WENSHAN DISTRICT, TAIPEI CITY — A few days ago, I wrote about an afternoon over in the Ximending area, and some of the precautions that pubs and restaurants were taking against the 2019-nCoV: disinfecting customers, taking temperature readings, and generally just trying to make the best of an uncertain situation. It was a sunny Friday, I’d just left a consulting meeting, and I’d just gotten paid, so I joined the crowds for a mix of claw machines, pubs, and a general walk-about.
As it turns out, Ximending is a very popular area … and that includes with the growing cruise industry in Taiwan. Keelung Port, less than 30 kilometers from Taipei City, is among the busiest shipping port in the world–primarily for shipping, but with a growing cruise and tourism business as well.
Among the throngs visiting Ximending that afternoon was a on-shore group from the Diamond Princess cruise ship. For those following the news, that name might sound familiar. A cruise ship currently under quarantine with (as of this writing) 61 confirmed cases of coronavirus onboard.
Up until today, the local reactions to coronavirus in Taiwan has been more or less calm and contained. That changed a little bit at 7:45 p.m. last night: a message via LINE (translated and transferred to my by a dear friend) asked individuals visiting those areas to practice self-management.
Self-management. It’s a polite way of requesting quarantine: staying home as much as possible, avoiding any crowds (including public transportation), and keeping the face mask on when out in public.
I got the news over dinner, right as I was talking about my plans for the the 2020 Taiwan Lantern Festival, kicking off in Taichung … as I write this blog from the safety of my one-bedroom self-management zone, rather than the crowds of the festival. A double-bummer, as I’ll miss the Pokemon Go event also. *sigh*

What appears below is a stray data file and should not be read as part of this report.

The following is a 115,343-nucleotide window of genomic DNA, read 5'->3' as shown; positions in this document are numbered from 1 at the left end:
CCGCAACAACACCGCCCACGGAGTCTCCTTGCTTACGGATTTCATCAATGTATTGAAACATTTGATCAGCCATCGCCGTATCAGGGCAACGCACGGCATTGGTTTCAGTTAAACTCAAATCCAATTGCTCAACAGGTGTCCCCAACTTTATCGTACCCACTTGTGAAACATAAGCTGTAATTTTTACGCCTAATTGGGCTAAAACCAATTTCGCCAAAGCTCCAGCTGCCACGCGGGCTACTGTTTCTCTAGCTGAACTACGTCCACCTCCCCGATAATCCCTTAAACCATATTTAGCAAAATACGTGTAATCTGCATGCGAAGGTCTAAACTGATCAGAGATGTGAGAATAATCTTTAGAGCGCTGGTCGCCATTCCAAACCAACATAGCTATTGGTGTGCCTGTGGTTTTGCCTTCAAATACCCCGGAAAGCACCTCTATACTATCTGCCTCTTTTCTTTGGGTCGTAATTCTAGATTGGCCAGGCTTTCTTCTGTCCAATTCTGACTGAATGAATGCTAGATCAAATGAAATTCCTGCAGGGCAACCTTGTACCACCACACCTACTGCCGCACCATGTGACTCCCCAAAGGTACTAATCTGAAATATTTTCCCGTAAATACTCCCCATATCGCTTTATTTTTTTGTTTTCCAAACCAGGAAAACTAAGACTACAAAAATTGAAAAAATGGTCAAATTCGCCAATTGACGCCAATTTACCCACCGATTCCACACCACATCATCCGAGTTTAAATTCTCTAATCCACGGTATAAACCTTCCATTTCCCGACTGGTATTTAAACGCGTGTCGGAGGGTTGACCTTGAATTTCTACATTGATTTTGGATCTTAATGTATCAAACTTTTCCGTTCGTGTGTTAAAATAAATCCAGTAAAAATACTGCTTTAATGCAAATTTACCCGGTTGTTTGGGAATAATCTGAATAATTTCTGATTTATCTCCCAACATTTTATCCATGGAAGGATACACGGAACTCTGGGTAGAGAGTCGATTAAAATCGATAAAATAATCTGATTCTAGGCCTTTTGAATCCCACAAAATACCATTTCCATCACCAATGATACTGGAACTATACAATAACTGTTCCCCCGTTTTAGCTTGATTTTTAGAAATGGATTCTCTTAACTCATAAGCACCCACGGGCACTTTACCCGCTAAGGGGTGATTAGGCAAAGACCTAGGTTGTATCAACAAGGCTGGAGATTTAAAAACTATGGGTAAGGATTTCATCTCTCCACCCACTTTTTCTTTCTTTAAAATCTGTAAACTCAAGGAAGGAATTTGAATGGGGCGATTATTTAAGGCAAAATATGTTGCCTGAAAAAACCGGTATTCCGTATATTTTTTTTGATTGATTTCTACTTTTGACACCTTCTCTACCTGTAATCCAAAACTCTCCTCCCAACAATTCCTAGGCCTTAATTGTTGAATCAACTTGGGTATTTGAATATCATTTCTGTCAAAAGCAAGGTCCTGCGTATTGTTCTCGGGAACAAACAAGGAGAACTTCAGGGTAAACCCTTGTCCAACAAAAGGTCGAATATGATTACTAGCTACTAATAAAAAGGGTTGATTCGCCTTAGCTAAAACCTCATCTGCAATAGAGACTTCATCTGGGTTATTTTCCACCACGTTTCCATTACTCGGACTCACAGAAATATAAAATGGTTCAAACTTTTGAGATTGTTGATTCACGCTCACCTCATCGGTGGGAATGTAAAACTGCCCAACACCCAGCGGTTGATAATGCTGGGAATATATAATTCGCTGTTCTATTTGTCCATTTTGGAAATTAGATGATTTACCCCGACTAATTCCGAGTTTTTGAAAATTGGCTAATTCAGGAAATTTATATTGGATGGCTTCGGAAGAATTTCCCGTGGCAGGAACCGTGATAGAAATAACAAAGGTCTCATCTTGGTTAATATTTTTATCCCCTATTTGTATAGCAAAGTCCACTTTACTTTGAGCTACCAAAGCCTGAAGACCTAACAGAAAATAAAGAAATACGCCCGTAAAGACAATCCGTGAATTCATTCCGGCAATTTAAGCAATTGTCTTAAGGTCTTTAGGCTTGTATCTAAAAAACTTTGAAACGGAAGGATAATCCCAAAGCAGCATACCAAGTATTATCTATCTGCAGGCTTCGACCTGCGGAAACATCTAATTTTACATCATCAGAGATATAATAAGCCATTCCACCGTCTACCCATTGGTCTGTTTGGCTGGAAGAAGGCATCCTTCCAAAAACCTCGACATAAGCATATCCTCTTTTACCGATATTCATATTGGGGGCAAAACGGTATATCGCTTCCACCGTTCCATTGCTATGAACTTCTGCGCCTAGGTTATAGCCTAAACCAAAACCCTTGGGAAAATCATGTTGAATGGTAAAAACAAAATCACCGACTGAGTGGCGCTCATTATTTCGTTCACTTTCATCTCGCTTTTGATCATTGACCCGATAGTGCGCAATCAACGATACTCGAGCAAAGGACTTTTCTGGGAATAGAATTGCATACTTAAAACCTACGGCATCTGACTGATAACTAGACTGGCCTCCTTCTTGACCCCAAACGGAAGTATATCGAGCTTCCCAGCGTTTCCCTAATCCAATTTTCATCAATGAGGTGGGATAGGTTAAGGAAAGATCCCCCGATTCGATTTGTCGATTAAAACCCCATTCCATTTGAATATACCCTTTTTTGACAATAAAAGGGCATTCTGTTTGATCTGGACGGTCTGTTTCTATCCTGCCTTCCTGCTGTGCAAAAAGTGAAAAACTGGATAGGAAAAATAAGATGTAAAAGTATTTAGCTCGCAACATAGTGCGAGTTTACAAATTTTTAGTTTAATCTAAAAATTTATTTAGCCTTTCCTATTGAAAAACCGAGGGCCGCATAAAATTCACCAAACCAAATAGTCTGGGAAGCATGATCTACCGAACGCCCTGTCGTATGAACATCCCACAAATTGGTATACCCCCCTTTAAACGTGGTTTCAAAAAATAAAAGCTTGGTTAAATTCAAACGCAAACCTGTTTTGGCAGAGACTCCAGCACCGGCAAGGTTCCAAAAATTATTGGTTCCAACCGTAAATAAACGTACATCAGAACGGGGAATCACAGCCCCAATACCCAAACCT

Counting back from 31 January 2020, 14 days of self-management will last through to 14 February 2020–Valentine’s Day, back in the US. Out of the most abundant of caution, following the recommendations pretty closely. I’ve got my dorm room mostly closed up, with some extra food, water, coffee, and beer in the fridge. It’s not an official quarantine (those involve daily check-ins, and a missed call can result in a several hundred thousand dollar fine), so I can still visit local spots. Always with a face mask, and generally avoiding any contact or close quarters.
My gracious hosts here at National Chengchi University were able to secure a two-bedroom apartment for me on Monday, so at least the back-half of this self-management will be a bit more cozy. There, I’ll also have a kitchen, so I can hunker down with a few new Taiwanese recipes.
And sure … I do some writing and reading for work, I suppose.
To make it clear: I’m feeling totally fine. The mind has a way of playing tricks on you. Shortly after receiving the news, my throat started feeling strange and I felt a bit flush. Compounding those feelings is that it’s been cold lately, so I’m waking up in the mornings with a slight cough through the chilly morning air.
None of that is coronavirus, but it’s in the very back of your mind. I read so much about the “coronavirus panic” and I’ve mocked it myself at times (the US news media seems really keyed up about the “killer Asian flu” or some other variant). Yet here I am: sitting at home out of an abundance of caution.
Maybe that’s not so bad, right? Certainly, Witte (1992) would suggest that the (a) fear of coronavirus combined with (b) the self-efficacy to avoid the virus through specific behaviors can encourage a danger control–accepting the messages, and acting on them. And if danger control keeps one more potential disease factor (me) off the streets, we can all (literally) live with that.
I’m a bit more interested in coronavirus now, or at least catching up on the news back home broadly — Iowa caucuses, impeachment trial, and my St. Louis Blues. I wonder where they’re at in the standings, so I can probably Google that …